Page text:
Hunting island was busy this past Saturday March 7th with one hundred and twenty kayakers and paddle boarders, fifty to sixty Rotarian volunteers, and many spectators; to watch the eleventh running of the Adventure Biathlon. The event was presented by the Sea Island Rotary Club of Beaufort and it’s race director Paul Moore.
The race began at 11:00 under plenty of sunshine and chilly temperatures. 120 participants took to the water in kayaks and stand up paddle boards in the Hunting Island Lagoon and raced for 6 miles out into Fripp Island inlet, returning to the launch site. Once they beached their boats and boards, the running leg of 4.5 miles begins on the primitive trails through the lush green forest of the state park. It’s called adventure biathlon because each year the racers are ask to complete unexpected challenges on the trail such as: ‘going over a large downed tree trunk and back under it’.
Participants can paddle and run solo or form a team made up of tandem paddlers and runners, or form a relay. The overall top three individual winners in order were Robert Anderson of Goose Creek, SC, Chris Williams of Cameron SC, and Zach Keister of Columbia, SC. The winner in the overall relay/tandem was Pete Green and Josiah Tobin, the cross country coach of Holy Trinity School.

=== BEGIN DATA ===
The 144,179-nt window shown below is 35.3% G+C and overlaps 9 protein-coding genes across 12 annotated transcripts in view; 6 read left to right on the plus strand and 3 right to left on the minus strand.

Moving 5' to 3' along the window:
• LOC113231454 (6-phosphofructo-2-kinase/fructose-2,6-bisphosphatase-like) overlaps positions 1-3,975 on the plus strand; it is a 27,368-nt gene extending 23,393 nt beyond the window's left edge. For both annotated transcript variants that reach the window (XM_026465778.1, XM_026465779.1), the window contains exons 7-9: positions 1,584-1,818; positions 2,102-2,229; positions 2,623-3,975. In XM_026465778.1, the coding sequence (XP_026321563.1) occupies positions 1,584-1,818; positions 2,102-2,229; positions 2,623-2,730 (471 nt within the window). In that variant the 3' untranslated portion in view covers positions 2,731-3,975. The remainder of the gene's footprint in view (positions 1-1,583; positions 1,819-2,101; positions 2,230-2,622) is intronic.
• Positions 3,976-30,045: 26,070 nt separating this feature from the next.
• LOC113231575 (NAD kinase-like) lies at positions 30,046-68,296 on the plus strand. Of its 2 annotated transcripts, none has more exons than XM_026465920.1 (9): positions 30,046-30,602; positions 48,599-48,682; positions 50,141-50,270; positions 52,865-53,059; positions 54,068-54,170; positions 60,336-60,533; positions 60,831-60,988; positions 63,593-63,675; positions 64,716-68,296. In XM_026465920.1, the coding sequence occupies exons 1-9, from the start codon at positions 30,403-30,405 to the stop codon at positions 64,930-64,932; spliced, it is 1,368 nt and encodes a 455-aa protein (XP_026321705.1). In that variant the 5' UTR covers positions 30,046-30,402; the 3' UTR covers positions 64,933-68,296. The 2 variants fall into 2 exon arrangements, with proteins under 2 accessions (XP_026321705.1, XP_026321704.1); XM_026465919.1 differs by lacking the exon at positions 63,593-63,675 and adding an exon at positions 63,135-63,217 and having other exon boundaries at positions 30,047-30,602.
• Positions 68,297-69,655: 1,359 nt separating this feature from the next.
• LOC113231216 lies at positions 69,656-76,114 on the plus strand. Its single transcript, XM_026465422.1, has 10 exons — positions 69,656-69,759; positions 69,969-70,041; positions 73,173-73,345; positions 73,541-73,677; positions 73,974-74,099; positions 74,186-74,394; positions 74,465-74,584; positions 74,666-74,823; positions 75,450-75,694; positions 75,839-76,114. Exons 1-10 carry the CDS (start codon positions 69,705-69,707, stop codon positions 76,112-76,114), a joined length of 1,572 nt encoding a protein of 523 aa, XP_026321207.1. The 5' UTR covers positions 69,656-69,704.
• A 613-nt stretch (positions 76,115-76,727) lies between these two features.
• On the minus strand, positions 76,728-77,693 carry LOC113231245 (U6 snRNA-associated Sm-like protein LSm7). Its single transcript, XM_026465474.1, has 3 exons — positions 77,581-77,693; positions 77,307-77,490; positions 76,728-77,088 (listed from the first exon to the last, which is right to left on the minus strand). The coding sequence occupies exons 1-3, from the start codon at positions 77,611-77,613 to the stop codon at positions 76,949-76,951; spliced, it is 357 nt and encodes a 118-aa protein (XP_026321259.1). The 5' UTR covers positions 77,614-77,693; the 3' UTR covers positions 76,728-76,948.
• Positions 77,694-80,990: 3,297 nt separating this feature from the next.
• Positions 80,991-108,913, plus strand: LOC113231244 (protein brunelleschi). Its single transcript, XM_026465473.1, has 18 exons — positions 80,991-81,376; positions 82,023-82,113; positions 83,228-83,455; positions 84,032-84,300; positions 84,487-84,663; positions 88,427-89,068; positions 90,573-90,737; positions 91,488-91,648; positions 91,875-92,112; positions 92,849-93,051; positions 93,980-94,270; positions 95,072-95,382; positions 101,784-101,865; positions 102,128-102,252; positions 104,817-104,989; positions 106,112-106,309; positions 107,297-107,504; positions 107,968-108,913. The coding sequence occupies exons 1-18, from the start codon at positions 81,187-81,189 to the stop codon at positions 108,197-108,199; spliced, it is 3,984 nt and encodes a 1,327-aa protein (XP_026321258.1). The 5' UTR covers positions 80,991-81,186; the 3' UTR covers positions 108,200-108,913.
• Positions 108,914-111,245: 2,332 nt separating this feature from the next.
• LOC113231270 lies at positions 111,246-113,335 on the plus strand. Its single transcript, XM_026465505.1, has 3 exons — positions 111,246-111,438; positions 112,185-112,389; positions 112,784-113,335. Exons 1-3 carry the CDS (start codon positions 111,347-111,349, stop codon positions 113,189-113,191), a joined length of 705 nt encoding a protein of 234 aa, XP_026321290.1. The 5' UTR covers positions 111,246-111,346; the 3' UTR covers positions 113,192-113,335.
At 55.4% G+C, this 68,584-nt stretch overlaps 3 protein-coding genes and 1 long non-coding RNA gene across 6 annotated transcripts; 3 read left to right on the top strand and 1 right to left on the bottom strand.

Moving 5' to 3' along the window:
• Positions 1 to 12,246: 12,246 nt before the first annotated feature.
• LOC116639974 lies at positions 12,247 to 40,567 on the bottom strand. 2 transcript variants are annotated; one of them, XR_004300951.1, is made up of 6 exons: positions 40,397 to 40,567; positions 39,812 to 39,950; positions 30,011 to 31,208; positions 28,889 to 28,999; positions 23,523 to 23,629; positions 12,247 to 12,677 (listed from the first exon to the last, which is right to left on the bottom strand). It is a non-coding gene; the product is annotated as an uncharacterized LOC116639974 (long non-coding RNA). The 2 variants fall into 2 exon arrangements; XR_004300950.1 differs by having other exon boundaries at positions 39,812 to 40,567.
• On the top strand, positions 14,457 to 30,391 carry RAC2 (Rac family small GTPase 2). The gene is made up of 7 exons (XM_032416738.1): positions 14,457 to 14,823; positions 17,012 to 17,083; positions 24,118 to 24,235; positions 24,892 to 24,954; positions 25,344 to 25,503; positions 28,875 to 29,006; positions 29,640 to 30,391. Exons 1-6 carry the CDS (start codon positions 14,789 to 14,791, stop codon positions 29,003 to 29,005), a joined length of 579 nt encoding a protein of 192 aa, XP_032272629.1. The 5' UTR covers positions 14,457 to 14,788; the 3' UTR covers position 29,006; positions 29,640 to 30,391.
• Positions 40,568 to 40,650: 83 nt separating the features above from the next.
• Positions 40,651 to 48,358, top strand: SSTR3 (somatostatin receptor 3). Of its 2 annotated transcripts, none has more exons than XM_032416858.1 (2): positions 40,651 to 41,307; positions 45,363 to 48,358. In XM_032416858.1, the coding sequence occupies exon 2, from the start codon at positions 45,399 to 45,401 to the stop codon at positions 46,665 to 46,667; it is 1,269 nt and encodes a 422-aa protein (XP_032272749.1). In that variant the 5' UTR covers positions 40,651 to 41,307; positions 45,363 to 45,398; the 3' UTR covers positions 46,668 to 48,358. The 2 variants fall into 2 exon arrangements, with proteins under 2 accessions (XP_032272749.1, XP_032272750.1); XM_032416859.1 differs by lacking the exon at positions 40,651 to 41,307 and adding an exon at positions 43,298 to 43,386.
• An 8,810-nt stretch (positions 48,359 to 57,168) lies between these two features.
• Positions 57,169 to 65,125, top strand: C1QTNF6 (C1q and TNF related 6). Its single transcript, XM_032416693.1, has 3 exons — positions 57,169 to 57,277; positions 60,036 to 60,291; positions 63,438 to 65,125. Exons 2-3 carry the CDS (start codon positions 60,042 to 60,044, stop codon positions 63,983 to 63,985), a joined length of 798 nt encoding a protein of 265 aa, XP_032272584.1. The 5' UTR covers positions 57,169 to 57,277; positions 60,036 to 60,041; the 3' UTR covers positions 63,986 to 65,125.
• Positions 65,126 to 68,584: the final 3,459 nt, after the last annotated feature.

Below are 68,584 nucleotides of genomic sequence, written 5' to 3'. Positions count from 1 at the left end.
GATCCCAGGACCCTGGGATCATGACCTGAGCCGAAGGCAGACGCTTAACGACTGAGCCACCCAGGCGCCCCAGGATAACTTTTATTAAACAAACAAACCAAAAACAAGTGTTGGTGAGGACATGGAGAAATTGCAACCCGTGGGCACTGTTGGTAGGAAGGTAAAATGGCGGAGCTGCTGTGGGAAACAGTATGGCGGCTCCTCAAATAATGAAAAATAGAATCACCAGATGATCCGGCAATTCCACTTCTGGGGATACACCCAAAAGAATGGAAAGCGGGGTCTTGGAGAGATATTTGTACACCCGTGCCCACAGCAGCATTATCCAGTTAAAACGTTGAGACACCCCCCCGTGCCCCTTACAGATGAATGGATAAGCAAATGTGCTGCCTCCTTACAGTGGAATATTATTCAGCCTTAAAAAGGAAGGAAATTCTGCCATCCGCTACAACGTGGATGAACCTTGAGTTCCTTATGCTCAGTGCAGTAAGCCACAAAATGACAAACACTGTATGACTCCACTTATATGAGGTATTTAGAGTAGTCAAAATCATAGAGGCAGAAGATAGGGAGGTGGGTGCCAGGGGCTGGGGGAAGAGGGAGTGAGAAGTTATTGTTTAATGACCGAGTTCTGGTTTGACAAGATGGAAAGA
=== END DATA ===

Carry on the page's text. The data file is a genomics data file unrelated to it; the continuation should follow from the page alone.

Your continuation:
The purpose of the Adventure Biathlon race is to have fun and raise money for our Sea Island Rotary charities and local projects. Our signature charities include CAPA (Child Abuse Prevention Association), Hope Haven of the Low country, Low Country Habitat for Humanity.
Adults and teens come to participate from all over the Southeast USA, and it is a wonderful way to help charity and compete in a very unique athletic event. This year our South Carolina U.S. Representative, Mark Sanford and son Blake competed.
Pictures by Michael Fleishman
Story by Dr. Chuck Ingle
Mike Seymour of Compassionate Beaufort Communities spoke to Sea Island Rotary Club. He explained how Beaufort is a small part of an international movement that grew out of Karen Armstrong’s book Twelve Steps to Compassion and the Charter for Compassion. Many cities and organizations have adopted the Charter for Compassion as a way to keep their focus and awareness around compassionate acts. As a reminder of this focus, Mike provided club members with cards to pass out when they see someone performing an act of compassion. The card thanks the person and asks them to pay it forward.